To save content items to your account,
please confirm that you agree to abide by our usage policies.
If this is the first time you use this feature, you will be asked to authorise Cambridge Core to connect with your account.
Find out more about saving content to .
To save content items to your Kindle, first ensure firstname.lastname@example.org
is added to your Approved Personal Document E-mail List under your Personal Document Settings
on the Manage Your Content and Devices page of your Amazon account. Then enter the ‘name’ part
of your Kindle email address below.
Find out more about saving to your Kindle.
Note you can select to save to either the @free.kindle.com or @kindle.com variations.
‘@free.kindle.com’ emails are free but can only be saved to your device when it is connected to wi-fi.
‘@kindle.com’ emails can be delivered even when you are not connected to wi-fi, but note that service fees apply.
Ultrafast laser processing can be used to realize various morphological surface transformations, ranging from direct contour shaping to large-area-surface functionalization via the generation of “self-ordered” micro- and nanostructures as well as their hierarchical hybrids. Irradiation with high-intensity laser pulses excites materials into extreme conditions, which then return to equilibrium through these unique surface transformations. In combination with suitable top-down or bottom-up manufacturing strategies, such laser-tailored surface morphologies open up new avenues toward the control of optical, chemical, and mechanical surface properties, featuring various technical applications especially in the fields of photovoltaics, tribology, and medicine. This article reviews recent efforts in the fundamental understanding of the formation of laser-induced surface micro- and nanostructures and discusses some of their emerging capabilities.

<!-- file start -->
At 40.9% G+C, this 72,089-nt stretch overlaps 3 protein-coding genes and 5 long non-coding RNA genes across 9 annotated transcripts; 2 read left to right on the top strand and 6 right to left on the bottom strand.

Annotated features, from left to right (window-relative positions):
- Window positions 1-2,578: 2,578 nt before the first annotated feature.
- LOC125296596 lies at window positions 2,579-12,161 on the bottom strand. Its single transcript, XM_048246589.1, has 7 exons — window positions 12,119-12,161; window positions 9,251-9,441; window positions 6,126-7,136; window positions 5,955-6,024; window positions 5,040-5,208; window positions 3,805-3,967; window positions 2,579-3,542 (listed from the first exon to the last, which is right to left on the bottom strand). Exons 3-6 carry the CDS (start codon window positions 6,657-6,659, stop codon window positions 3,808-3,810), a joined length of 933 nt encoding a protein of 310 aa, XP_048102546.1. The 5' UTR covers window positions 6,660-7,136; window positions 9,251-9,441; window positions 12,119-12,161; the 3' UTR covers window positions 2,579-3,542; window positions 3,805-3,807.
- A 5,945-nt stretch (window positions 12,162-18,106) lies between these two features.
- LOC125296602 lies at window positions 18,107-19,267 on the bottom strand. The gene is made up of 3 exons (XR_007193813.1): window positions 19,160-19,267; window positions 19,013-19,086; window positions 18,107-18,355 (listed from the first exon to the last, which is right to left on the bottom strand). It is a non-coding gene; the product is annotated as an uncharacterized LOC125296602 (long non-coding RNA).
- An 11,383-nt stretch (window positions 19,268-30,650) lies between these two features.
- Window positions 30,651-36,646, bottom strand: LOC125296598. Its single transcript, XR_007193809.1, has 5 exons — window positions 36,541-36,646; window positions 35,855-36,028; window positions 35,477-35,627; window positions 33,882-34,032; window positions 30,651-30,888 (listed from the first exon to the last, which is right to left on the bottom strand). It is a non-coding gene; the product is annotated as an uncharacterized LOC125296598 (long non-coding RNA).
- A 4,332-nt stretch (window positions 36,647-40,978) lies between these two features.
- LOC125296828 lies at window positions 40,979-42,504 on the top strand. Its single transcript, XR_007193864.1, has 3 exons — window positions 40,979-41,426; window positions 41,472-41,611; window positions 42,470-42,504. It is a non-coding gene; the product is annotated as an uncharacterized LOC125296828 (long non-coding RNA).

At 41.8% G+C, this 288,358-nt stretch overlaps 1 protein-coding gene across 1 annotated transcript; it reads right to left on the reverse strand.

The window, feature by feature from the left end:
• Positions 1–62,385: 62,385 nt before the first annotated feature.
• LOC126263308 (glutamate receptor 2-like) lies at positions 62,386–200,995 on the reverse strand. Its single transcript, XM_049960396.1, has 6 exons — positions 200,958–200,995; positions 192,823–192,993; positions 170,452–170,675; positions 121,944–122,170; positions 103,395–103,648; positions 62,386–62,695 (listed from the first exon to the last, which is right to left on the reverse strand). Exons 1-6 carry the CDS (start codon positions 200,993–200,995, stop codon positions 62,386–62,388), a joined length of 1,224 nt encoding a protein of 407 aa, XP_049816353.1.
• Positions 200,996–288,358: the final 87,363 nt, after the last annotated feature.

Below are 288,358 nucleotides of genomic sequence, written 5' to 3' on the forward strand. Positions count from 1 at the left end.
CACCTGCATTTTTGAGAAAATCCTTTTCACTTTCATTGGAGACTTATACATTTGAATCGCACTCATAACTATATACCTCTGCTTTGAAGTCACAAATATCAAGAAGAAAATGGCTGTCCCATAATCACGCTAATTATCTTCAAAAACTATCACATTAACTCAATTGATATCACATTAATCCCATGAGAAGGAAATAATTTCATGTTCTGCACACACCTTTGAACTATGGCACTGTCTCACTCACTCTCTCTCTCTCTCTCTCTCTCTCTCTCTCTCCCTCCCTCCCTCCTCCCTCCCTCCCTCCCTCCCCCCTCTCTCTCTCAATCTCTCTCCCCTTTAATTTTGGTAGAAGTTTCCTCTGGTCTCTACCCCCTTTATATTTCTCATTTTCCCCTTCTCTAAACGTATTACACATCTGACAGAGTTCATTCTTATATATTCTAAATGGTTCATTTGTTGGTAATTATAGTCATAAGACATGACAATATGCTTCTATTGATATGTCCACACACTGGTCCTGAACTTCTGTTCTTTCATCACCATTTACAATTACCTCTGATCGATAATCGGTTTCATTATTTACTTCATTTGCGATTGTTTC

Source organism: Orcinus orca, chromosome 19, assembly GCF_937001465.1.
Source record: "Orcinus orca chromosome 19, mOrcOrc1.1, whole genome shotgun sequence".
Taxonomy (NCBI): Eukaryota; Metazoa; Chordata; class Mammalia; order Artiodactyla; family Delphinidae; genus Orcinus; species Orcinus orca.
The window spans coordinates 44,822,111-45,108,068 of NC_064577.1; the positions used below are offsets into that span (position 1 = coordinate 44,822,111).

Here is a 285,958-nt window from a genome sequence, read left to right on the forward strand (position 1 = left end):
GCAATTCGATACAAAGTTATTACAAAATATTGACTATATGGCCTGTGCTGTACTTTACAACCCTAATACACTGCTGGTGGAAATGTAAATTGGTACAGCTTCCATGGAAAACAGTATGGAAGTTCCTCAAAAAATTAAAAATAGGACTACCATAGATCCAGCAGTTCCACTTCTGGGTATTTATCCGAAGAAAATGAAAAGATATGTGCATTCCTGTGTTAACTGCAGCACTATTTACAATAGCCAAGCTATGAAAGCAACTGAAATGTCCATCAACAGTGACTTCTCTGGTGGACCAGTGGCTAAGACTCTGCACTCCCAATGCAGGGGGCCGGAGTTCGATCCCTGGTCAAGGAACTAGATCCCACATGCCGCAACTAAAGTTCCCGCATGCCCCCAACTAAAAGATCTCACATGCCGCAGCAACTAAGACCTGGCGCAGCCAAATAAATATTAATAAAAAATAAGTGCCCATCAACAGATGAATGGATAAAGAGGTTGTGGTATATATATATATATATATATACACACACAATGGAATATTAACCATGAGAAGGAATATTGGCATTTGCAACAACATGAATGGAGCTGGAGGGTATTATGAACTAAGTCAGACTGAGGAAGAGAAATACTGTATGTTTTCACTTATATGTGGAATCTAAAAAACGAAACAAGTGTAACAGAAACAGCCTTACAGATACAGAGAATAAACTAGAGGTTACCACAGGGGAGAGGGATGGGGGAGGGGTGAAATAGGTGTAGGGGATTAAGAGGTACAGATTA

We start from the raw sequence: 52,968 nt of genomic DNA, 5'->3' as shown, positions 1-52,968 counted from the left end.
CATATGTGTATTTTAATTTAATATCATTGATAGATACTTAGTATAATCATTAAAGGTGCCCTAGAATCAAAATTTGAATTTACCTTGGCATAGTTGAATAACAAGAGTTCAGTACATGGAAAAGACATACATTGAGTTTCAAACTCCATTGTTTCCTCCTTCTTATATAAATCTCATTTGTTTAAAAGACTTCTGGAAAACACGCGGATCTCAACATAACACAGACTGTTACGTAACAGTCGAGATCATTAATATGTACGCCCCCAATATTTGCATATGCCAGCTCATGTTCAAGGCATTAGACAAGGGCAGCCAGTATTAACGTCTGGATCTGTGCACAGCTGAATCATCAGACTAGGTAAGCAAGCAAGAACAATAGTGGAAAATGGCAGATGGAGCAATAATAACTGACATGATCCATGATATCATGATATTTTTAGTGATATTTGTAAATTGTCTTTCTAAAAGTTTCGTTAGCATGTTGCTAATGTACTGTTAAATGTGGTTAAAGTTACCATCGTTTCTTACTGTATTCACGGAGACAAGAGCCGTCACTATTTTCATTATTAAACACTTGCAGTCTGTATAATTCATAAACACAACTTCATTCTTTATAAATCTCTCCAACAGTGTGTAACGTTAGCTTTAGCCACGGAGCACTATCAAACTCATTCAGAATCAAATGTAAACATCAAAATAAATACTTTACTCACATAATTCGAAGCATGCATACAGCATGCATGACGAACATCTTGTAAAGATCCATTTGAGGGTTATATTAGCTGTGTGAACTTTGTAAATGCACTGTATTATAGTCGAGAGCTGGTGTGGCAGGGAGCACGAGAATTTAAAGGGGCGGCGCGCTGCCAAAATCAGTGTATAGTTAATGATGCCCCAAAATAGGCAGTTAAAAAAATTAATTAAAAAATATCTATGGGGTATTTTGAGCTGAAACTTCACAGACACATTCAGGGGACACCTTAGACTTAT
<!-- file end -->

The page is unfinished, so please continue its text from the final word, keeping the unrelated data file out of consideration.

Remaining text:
Email your librarian or administrator to recommend adding this to your organisation's collection.